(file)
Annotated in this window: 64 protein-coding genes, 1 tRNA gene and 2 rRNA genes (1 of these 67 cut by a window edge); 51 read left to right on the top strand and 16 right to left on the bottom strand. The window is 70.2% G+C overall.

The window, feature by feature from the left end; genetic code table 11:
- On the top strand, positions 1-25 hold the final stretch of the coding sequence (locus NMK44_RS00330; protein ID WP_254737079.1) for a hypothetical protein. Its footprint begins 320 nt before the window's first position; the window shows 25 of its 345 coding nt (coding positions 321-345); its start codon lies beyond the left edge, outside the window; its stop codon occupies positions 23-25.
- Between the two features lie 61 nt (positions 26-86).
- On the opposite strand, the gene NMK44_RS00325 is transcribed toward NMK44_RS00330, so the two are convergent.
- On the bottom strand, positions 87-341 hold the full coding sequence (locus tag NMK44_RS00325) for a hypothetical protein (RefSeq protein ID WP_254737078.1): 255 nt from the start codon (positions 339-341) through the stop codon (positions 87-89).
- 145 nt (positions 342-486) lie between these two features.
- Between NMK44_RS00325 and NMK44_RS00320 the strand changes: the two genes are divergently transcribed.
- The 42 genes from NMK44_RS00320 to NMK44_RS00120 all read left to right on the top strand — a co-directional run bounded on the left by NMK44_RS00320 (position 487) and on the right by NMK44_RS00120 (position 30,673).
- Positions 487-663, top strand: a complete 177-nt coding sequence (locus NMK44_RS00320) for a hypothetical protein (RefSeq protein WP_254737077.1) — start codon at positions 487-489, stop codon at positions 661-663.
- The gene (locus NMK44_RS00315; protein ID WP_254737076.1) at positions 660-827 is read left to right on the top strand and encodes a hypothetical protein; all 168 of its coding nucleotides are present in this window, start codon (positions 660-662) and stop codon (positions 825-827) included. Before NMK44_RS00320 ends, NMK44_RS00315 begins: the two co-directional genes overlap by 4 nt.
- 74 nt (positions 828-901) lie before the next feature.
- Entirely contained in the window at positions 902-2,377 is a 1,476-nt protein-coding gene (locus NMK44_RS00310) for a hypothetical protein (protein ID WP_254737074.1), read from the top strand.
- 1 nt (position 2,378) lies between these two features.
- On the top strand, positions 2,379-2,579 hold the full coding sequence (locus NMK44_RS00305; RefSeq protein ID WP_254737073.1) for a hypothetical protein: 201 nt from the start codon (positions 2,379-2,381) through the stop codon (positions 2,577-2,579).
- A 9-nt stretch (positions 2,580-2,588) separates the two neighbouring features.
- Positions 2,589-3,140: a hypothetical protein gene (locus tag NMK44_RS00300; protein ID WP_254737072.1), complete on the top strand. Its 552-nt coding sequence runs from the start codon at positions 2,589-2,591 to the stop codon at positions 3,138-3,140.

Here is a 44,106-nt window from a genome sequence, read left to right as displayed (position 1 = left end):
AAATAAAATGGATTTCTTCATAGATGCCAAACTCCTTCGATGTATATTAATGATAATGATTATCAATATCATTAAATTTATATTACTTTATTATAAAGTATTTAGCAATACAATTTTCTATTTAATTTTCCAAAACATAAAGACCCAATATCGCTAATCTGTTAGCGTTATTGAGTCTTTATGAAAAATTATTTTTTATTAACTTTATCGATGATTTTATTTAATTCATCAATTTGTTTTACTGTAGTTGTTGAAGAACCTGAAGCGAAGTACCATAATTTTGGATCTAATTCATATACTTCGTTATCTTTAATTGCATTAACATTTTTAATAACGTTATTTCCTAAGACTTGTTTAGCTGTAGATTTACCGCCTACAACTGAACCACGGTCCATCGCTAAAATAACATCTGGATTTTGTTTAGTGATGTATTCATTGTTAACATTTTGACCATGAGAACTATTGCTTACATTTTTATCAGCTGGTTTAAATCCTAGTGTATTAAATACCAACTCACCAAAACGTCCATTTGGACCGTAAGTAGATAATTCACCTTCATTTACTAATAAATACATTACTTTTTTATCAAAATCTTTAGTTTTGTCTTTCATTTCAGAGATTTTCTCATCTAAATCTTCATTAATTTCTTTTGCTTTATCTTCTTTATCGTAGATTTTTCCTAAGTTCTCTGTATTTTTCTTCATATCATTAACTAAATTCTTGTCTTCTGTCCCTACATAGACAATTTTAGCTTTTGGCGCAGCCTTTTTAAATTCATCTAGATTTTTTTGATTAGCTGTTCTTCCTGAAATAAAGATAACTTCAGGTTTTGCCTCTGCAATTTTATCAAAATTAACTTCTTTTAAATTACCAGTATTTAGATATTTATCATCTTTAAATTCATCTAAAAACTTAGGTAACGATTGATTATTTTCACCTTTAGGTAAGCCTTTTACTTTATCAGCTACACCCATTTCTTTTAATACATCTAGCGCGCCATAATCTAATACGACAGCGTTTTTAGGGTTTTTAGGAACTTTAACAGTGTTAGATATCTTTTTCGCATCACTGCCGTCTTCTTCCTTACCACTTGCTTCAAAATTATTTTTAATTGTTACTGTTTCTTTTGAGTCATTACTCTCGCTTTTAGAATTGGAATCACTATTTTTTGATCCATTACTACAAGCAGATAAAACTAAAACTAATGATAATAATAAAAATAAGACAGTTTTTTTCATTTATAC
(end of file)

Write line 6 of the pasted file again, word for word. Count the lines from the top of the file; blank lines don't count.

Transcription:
- On the bottom strand, positions 87-341 hold the full coding sequence (locus tag NMK44_RS00325) for a hypothetical protein (RefSeq protein ID WP_254737078.1): 255 nt from the start codon (positions 339-341) through the stop codon (positions 87-89).